Tuesday, 12 May 2015

David Runciman, foaming at the mouth

Left wingers get so emotional, don't they? It's not enough for them to say that their opponents are people of good faith who are sadly mistaken about the importance of deficit reduction - they have to say that their opponents are evil people, intent on cutting for the sake of it, who would love nothing more than putting the NHS in a workhouse and birching it, or something like that, purely because they have sold their souls to the devil. Even if the differences between the parties are pretty small, the sense of moral outrage somehow seems the same: effective overall tax rate of 40% - outrageous, the poor dying on the streets! Effective overall tax rate of 41% - the new Jerusalem, socialist paradise!

It's definitely asymmetric. There is no equivalent to the phrase "Tory bastard". In fact, there is hardly any real equivalent to "Tory", said with that sneer of disapproval that is bizarrely acceptable in polite company.

All of which is just part of life's rich tapestry, you might say, but I don't think it is good for the psychological health of left wingers. "Were you up for Portillo?" they still ask, taking positive pleasure in having seen a human being lose an honest livelihood, his dreams crushed before their eyes. Right wingers will happily concede that Ed Balls turns out to be gracious, human and impressive in defeat and as for Nick Clegg, well, surely no one delights in his tears. But left wingers seem to have so much anger inside them, just waiting to be unleashed. Isn't it all rather tiring?

Which leads me to the frankly comic spectacle of David Runciman in the LRB. He is certainly angry about the election, but beyond that, who knows what he is saying. I've had a go at understanding it below.

Runciman starts by saying that majority governments of left and right have failed to address the "fundamental long-term problems this country faces". Then he says that coalitions are better than majority governments because there are "more barriers in the way of any single political faction or grouping being able to call the shots" and that "makes it harder to do anything reckless". Right, I understand this argument: it's that old (small-c) conservative argument that ends up talking about checks and balances and the US constitution. But, hang on, you say, doesn't all that also make it harder to deal with those fundamental problems he was talking about? Shush - we'll take questions later.

Runciman then says that a Labour-SNP coalition would have been good: "It would indeed have been extremely messy and there would have been an almost intolerable level of grumbling about the lack of transparency and the inevitable compromises required to keep it going. But those compromises and backroom deals are precisely what might have made it an improvement on what had gone before and on what we’ve got instead." Wait - an improvement on the compromises and backroom deals of the Conservative-LibDem coalition? I said: questions later. The Runciman anger-train moves quickly.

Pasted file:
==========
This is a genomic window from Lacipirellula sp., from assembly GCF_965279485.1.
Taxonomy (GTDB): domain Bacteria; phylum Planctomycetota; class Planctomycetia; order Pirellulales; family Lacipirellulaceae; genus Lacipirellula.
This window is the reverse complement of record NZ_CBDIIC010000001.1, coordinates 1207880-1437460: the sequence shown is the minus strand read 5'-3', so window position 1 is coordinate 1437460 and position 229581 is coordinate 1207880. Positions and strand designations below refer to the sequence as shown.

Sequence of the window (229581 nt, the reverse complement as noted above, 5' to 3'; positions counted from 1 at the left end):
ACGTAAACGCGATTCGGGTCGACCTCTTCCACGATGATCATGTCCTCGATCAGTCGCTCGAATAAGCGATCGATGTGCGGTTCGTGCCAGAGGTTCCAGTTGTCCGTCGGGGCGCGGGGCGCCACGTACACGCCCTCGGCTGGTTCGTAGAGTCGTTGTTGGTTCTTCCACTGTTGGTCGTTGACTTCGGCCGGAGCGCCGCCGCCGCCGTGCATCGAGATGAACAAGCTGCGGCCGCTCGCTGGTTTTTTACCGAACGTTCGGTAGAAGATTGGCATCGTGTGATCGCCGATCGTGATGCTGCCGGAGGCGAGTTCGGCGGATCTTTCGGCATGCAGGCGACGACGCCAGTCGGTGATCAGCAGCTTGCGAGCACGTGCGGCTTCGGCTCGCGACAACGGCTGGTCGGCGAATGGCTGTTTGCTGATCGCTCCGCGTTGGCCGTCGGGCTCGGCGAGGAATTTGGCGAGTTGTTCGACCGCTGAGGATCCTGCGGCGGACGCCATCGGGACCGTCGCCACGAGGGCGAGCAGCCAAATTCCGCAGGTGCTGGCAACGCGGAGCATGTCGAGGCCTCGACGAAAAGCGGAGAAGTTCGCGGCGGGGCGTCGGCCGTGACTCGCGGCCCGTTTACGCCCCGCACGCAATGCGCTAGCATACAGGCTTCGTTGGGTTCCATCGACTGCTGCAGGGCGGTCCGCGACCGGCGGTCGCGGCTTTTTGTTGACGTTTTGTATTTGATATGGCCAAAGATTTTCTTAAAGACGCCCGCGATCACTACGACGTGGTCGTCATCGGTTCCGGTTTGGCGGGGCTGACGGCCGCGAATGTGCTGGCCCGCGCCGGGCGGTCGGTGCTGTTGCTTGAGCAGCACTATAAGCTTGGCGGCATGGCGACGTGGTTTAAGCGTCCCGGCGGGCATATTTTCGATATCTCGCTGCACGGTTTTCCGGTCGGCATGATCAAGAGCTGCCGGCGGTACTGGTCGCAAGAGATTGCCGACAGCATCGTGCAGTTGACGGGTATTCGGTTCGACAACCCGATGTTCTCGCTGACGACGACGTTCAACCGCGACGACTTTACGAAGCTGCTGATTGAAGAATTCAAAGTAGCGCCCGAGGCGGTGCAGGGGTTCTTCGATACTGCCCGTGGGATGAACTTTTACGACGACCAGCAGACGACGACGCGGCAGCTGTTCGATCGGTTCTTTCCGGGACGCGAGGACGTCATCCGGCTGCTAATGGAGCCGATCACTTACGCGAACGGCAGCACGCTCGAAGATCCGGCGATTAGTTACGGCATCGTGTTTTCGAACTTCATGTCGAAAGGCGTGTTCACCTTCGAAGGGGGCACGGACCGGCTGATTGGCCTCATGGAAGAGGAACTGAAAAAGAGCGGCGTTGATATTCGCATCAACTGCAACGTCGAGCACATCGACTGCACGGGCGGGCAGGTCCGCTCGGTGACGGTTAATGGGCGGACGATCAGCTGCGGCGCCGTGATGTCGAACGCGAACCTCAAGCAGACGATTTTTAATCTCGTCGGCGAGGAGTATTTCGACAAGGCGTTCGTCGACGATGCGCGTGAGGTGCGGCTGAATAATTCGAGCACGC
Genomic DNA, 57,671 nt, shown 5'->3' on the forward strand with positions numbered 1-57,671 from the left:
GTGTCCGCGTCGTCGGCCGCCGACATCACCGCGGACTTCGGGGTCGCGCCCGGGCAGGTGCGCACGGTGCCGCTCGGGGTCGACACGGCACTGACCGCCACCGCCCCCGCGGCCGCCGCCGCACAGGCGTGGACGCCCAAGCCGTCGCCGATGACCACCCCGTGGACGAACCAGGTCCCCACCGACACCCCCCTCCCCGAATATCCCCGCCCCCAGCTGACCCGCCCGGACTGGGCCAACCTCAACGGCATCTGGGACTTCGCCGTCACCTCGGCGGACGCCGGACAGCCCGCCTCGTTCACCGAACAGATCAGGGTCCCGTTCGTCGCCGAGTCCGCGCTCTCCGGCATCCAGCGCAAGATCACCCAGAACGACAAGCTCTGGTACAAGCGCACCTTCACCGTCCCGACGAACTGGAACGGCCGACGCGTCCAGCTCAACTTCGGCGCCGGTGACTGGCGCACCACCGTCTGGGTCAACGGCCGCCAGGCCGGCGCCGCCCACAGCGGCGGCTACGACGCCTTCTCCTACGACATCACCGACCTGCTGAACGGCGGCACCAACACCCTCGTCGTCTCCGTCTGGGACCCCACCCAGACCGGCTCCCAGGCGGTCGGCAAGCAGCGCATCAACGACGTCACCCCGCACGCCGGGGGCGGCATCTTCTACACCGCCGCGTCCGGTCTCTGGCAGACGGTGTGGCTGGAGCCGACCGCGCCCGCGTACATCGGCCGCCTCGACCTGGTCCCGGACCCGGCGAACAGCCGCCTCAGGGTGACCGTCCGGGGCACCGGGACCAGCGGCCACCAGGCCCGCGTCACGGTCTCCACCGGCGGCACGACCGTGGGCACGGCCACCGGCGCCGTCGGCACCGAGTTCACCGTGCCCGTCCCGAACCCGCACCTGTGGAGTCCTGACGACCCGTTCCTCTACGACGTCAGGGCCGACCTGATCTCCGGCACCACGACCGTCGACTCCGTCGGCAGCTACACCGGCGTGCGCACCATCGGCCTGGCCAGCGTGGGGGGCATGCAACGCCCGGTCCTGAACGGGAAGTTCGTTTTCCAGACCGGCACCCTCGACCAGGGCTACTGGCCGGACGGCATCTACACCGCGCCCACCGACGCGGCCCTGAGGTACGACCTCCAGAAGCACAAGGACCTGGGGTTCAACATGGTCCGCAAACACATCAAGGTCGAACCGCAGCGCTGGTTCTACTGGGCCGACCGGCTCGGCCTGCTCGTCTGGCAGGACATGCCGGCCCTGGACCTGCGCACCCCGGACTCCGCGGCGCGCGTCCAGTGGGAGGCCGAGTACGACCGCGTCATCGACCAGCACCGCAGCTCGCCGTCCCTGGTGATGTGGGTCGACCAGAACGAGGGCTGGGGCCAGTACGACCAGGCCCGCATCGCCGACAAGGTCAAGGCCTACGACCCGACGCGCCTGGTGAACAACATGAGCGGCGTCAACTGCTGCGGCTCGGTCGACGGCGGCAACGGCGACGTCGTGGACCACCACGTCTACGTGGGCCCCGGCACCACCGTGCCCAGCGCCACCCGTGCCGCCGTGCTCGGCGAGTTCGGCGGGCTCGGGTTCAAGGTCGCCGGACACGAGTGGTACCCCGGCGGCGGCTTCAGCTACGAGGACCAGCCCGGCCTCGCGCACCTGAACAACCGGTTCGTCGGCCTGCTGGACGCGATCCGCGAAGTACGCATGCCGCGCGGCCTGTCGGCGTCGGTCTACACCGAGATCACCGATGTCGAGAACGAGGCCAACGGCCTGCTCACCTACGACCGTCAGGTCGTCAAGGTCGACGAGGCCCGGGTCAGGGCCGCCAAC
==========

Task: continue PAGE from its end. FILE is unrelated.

You might have spotted that the Election was a bit like 1992 - small surprising Conservative majority. And that got a bit messy. Runciman's spotted that too. Presumably he's pleased, you're thinking,  as that means that there will be inevitable compromises and backroom deals, just as he likes? No! This is "the wrong sort of mess." Just like the wrong sort of snow - right-wing snow, maybe. "It is blackmail and veto power, with small groups clamouring to get what they want from the people in charge. ... It is what Francis Fukuyama has called a ‘vetocracy’, which means a system that puts barriers in the way of reform more than it does in the way of social decay." And that is different from the SNP clamouring to get what it wants from Labour how? I mean, is it just that stopping what Runciman likes is bad but stopping what he doesn't like is good? Sorry, there's no time for questions now.

Runciman does, however, have a way forward: "for Labour it is finally time to abandon the idea that its primary purpose is to secure majorities in the House of Commons and that it should do nothing to put that prize at risk." Well, if the Conservatives concentrate on the majorities and the good or bad mess that comes with that, while Labour concentrates on not having a majority then I think everyone can be happy. I admit he doesn't sound happy, but I'm sure Runciman can watch some repeats of Portillo losing his seat and that will cheer him up.

Finally, please don't tell Runciman but what he says about inequality and PR is wrong too. As the UN tells us: "In general, income inequality has increased in countries and regions that enjoyed relatively low levels of inequality in 1990, and has declined in some countries that still suffer from high inequality. Namely, some large, emerging economies, and the large majority of developed countries, have experienced sharp rises in Gini coefficients since 1990, including Nordic countries with traditionally low levels of inequality. The rise in income inequality has been particularly fast in Eastern Europe." Also "In the United States of America, for instance, the share of wealth owned by the top 1 per cent was slightly lower in 2001 ... than in 1983" - maybe that's because the vetocracy worked a bit like the SNP for a few years. Or maybe it's because inequality is not that much to do with whether you have PR or not....?

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